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Aerospace Engineering Overview - Preparation - Day In The Life - Earnings - Employment - Career Path Forecast - Professional Organizations 


Day in the Life
Beginning engineering graduates usually work under the supervision of experienced engineers and, in large companies, also may receive formal classroom or seminar-type training. As new engineers gain knowledge and experience, they are assigned more difficult projects with greater independence to develop designs, solve problems, and make decisions. Engineers may advance to become technical specialists or to supervise a staff or team of engineers and technicians. Some may eventually become engineering managers or enter other managerial or sales jobs.

Teams and Coworkers
Almost all jobs in engineering require some sort of interaction with coworkers. Whether they are working in a team situation, or just asking for advice, most engineers have to have the ability to communicate and work with other people. Engineers should be creative, inquisitive, analytical, and detail-oriented. They should be able to work as part of a team and to communicate well, both orally and in writing. Communication abilities are important because engineers often interact with specialists in a wide range of fields outside engineering.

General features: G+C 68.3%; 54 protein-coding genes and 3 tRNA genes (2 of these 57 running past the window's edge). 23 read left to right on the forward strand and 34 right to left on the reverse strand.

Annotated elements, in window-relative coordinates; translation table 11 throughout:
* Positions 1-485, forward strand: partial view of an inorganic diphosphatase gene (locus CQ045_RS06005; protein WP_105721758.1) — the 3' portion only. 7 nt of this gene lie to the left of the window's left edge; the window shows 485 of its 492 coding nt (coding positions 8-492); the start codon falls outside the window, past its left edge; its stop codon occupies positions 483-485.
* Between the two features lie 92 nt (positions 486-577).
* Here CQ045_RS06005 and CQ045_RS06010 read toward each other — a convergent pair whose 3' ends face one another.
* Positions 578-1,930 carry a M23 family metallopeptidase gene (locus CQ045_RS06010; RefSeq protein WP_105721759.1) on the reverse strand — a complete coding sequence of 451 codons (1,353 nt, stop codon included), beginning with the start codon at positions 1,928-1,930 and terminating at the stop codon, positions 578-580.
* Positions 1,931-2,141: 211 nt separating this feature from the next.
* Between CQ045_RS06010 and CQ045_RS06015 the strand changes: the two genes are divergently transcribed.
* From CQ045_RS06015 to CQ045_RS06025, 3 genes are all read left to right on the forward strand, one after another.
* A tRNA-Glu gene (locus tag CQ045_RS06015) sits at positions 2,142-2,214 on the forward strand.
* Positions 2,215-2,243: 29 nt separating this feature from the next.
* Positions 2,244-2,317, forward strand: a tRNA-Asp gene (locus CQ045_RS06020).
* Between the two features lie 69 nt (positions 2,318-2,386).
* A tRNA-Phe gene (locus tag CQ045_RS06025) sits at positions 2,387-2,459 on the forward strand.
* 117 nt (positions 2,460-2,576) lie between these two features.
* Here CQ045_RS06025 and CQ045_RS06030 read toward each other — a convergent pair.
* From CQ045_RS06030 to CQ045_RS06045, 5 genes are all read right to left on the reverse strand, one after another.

Tasks
Aerospace engineers develop new technologies for use in aviation, defense systems, and space exploration, often specializing in areas such as structural design, guidance, navigation and control, instrumentation and communication, or production methods. They often use computer-aided design (CAD) software, robotics, and lasers and advanced electronic optics. They also may specialize in a particular type of aerospace product, such as commercial transports, military fighter jets, helicopters, spacecraft, or missiles and rockets. Aerospace engineers may be experts in aerodynamics, thermodynamics, celestial mechanics, propulsion, acoustics, or guidance and control systems.

The Workplace
Aerospace engineers typically are employed in the aerospace product and parts industry, although their skills are becoming increasingly valuable in other fields. For example, in the motor vehicles manufacturing industry, aerospace engineers design vehicles that have lower air resistance and, thus, increased fuel efficiency.

 

Note: Some resources in this section are provided by the US Department of Labor, Bureau of Labor Statistics. Photos are courtesy of NASA.
 


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